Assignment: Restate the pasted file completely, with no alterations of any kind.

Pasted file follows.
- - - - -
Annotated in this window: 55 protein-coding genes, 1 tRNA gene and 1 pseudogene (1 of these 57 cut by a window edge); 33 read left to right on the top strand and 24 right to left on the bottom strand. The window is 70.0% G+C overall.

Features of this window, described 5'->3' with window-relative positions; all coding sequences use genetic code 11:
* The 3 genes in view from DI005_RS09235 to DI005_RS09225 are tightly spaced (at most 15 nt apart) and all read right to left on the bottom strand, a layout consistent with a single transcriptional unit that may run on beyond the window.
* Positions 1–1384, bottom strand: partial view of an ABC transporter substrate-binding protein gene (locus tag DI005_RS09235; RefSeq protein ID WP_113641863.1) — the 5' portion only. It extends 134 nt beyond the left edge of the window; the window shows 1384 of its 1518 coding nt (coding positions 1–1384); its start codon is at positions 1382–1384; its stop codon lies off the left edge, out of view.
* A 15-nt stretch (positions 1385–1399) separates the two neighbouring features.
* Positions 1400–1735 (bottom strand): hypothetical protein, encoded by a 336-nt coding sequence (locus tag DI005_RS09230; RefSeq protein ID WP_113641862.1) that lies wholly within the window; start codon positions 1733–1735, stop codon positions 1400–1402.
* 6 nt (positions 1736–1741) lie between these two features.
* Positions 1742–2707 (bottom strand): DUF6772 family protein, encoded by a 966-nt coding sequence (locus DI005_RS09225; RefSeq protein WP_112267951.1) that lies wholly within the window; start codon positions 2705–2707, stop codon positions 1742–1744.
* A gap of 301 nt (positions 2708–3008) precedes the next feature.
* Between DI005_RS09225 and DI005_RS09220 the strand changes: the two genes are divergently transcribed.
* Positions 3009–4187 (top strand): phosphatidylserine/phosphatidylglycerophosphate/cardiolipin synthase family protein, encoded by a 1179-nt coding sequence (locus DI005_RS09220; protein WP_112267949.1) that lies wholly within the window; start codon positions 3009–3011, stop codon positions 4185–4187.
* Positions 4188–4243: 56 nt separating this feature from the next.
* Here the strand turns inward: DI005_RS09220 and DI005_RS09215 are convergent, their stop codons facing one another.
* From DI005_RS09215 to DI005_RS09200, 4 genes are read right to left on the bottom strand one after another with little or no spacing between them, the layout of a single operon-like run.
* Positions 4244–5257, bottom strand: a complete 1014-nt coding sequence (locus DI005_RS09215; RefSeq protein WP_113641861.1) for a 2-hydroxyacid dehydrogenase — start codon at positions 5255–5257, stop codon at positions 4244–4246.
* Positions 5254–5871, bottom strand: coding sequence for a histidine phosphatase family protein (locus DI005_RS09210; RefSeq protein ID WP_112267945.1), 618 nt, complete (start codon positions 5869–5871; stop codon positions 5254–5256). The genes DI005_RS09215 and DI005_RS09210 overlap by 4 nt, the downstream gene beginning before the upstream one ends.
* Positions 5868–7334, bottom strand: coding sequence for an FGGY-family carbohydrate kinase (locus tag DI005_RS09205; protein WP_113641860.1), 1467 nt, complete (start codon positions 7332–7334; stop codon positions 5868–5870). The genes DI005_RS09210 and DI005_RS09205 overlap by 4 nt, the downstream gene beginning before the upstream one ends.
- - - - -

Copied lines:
Annotated in this window: 55 protein-coding genes, 1 tRNA gene and 1 pseudogene (1 of these 57 cut by a window edge); 33 read left to right on the top strand and 24 right to left on the bottom strand. The window is 70.0% G+C overall.

Features of this window, described 5'->3' with window-relative positions; all coding sequences use genetic code 11:
* The 3 genes in view from DI005_RS09235 to DI005_RS09225 are tightly spaced (at most 15 nt apart) and all read right to left on the bottom strand, a layout consistent with a single transcriptional unit that may run on beyond the window.
* Positions 1–1384, bottom strand: partial view of an ABC transporter substrate-binding protein gene (locus tag DI005_RS09235; RefSeq protein ID WP_113641863.1) — the 5' portion only. It extends 134 nt beyond the left edge of the window; the window shows 1384 of its 1518 coding nt (coding positions 1–1384); its start codon is at positions 1382–1384; its stop codon lies off the left edge, out of view.
* A 15-nt stretch (positions 1385–1399) separates the two neighbouring features.
* Positions 1400–1735 (bottom strand): hypothetical protein, encoded by a 336-nt coding sequence (locus tag DI005_RS09230; RefSeq protein ID WP_113641862.1) that lies wholly within the window; start codon positions 1733–1735, stop codon positions 1400–1402.
* 6 nt (positions 1736–1741) lie between these two features.
* Positions 1742–2707 (bottom strand): DUF6772 family protein, encoded by a 966-nt coding sequence (locus DI005_RS09225; RefSeq protein WP_112267951.1) that lies wholly within the window; start codon positions 2705–2707, stop codon positions 1742–1744.
* A gap of 301 nt (positions 2708–3008) precedes the next feature.
* Between DI005_RS09225 and DI005_RS09220 the strand changes: the two genes are divergently transcribed.
* Positions 3009–4187 (top strand): phosphatidylserine/phosphatidylglycerophosphate/cardiolipin synthase family protein, encoded by a 1179-nt coding sequence (locus DI005_RS09220; protein WP_112267949.1) that lies wholly within the window; start codon positions 3009–3011, stop codon positions 4185–4187.
* Positions 4188–4243: 56 nt separating this feature from the next.
* Here the strand turns inward: DI005_RS09220 and DI005_RS09215 are convergent, their stop codons facing one another.
* From DI005_RS09215 to DI005_RS09200, 4 genes are read right to left on the bottom strand one after another with little or no spacing between them, the layout of a single operon-like run.
* Positions 4244–5257, bottom strand: a complete 1014-nt coding sequence (locus DI005_RS09215; RefSeq protein WP_113641861.1) for a 2-hydroxyacid dehydrogenase — start codon at positions 5255–5257, stop codon at positions 4244–4246.
* Positions 5254–5871, bottom strand: coding sequence for a histidine phosphatase family protein (locus DI005_RS09210; RefSeq protein ID WP_112267945.1), 618 nt, complete (start codon positions 5869–5871; stop codon positions 5254–5256). The genes DI005_RS09215 and DI005_RS09210 overlap by 4 nt, the downstream gene beginning before the upstream one ends.
* Positions 5868–7334, bottom strand: coding sequence for an FGGY-family carbohydrate kinase (locus tag DI005_RS09205; protein WP_113641860.1), 1467 nt, complete (start codon positions 7332–7334; stop codon positions 5868–5870). The genes DI005_RS09210 and DI005_RS09205 overlap by 4 nt, the downstream gene beginning before the upstream one ends.